Understanding Recession: Conceptual Arguments and US Adjustments

  • N. M. P. Verma
  • V. Dutta


Recession is an economic phase when various sectors of the economy reflect working at the bottom for at least two quarters of a calendar year. Investment declines, unemployment increases, income declines, the growth rate falls, asset values collapse, consumption falls, and overall the economy is in crisis. Conventionally, a recession is said to occur when GDP falls for at least two consecutive calendar quarters. For the US economy, a recession is officially indicated by the National Bureau of Economic Research. “Recession” is also termed “contraction” or “slump.” Following a recession, there is often a boom, i.e., expansion, and thus this reverses the effects of a recession. In a recession, there is a reduction in production, resulting in high unemployment. During a boom, however, there is a rapid rise in prices. The period from recession to recovery and boom is called a business cycle or trade cycle. There are short-run macro problems but these do not last long because of corrective measures taken by one or many market players, including interventions by the government.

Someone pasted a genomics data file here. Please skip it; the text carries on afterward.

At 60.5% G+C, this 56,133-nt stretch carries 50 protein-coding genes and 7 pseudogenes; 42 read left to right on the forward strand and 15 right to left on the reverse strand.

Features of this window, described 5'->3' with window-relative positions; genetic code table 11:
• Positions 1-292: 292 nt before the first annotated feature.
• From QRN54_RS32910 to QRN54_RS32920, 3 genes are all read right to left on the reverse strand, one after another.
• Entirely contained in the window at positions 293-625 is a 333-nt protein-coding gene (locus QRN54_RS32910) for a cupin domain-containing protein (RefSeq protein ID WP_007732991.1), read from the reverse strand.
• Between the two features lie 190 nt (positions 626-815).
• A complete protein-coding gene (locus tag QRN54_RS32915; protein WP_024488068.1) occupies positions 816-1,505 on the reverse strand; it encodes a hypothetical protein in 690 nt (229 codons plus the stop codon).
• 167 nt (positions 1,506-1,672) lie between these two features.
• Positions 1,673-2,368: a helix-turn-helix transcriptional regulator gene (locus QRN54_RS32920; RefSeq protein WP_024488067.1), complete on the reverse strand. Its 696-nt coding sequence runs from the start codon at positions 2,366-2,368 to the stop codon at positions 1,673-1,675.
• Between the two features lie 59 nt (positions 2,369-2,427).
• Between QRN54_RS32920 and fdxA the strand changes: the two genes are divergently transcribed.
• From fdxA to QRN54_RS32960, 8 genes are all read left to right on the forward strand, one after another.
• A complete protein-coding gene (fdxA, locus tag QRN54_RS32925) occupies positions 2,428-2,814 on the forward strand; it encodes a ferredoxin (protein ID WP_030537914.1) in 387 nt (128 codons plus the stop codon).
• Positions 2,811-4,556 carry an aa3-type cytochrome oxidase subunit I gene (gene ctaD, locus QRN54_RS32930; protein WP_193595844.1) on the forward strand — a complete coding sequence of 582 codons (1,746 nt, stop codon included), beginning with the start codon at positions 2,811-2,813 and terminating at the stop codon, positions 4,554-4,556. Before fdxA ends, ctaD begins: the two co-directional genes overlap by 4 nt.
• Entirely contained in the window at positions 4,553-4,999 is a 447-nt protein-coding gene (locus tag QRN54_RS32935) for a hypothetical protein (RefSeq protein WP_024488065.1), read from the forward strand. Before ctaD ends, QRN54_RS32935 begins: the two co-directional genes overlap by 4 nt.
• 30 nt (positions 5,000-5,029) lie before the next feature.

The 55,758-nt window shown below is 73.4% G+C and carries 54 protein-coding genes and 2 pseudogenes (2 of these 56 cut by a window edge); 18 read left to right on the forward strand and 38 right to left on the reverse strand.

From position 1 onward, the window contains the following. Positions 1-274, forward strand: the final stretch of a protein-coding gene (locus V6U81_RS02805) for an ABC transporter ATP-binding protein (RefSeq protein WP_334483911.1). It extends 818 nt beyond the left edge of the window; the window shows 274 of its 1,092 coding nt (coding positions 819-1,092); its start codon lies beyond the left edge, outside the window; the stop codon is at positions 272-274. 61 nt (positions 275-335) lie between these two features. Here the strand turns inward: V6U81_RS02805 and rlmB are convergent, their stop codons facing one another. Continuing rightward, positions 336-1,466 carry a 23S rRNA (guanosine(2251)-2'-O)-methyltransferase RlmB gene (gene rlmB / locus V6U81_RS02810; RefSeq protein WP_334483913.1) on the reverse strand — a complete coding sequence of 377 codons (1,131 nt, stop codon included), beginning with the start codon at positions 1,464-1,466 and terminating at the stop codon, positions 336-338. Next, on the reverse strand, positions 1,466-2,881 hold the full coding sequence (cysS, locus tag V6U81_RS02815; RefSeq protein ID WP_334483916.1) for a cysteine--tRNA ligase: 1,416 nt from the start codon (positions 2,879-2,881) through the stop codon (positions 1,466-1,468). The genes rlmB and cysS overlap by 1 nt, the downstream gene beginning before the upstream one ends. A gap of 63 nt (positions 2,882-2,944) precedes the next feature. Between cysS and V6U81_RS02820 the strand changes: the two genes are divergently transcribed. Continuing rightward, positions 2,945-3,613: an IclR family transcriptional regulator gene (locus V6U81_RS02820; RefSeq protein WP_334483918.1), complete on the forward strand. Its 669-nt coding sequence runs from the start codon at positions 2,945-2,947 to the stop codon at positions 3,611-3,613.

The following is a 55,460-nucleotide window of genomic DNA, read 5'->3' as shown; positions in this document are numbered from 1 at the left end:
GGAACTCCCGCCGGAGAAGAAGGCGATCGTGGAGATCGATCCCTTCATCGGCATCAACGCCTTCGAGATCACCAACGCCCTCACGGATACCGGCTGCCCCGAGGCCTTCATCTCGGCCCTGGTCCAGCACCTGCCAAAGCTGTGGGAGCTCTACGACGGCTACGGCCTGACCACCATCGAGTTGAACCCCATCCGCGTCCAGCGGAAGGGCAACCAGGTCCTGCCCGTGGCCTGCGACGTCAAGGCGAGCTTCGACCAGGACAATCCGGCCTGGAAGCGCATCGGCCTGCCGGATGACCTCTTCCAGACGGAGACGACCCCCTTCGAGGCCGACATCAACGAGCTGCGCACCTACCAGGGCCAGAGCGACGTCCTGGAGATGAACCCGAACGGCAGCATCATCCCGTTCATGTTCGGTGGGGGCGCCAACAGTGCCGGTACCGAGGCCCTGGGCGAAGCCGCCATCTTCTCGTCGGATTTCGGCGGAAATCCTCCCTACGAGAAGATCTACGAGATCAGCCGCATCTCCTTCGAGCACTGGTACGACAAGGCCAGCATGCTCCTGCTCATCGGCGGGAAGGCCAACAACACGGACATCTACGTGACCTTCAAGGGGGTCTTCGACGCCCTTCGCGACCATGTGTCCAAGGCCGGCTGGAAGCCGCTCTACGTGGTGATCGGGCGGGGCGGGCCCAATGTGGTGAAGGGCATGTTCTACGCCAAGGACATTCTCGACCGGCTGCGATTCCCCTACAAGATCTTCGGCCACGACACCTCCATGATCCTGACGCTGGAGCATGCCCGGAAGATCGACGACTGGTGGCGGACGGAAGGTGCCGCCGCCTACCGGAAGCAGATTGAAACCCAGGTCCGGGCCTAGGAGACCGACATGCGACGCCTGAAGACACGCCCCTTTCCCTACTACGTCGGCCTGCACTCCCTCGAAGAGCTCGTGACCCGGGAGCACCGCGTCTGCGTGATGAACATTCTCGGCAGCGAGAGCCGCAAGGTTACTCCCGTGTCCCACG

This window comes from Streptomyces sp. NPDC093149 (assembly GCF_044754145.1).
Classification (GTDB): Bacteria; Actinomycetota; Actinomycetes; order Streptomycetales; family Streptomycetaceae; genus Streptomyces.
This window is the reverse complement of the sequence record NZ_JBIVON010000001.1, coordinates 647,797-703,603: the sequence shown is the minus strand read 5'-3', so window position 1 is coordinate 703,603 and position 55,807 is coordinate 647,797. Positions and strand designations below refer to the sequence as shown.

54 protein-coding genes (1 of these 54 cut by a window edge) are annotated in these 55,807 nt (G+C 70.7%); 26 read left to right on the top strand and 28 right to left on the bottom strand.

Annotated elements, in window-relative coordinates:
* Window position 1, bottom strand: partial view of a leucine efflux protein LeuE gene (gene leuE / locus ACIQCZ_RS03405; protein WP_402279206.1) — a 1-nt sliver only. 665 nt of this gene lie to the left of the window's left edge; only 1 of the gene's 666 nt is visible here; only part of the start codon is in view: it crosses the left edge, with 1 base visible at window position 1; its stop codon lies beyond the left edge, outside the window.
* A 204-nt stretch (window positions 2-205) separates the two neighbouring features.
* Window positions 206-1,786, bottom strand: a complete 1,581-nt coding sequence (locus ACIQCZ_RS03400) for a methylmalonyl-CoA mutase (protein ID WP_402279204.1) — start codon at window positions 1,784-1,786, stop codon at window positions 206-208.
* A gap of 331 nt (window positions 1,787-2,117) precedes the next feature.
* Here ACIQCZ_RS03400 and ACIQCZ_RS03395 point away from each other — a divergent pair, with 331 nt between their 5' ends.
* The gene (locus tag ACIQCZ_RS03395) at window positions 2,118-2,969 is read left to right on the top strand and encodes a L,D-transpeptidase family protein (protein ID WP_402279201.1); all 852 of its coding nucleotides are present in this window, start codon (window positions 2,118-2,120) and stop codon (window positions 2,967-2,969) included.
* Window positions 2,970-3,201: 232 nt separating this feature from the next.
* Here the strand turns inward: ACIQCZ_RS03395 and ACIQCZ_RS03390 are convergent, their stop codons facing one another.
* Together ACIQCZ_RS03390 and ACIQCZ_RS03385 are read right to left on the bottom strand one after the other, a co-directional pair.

Monetary Policy Business Cycle Capital Stock Fiscal Policy Public Debt 
These keywords were added by machine and not by the authors. This process is experimental and the keywords may be updated as the learning algorithm improves.


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© Springer India Pvt. Ltd. 2013

Authors and Affiliations

  1. 1.Department of EconomicsBabasaheb Bhimrao Ambedkar UniversityLucknowIndia
  2. 2.School of Public PolicyUniversity of MarylandCollege ParkUSA

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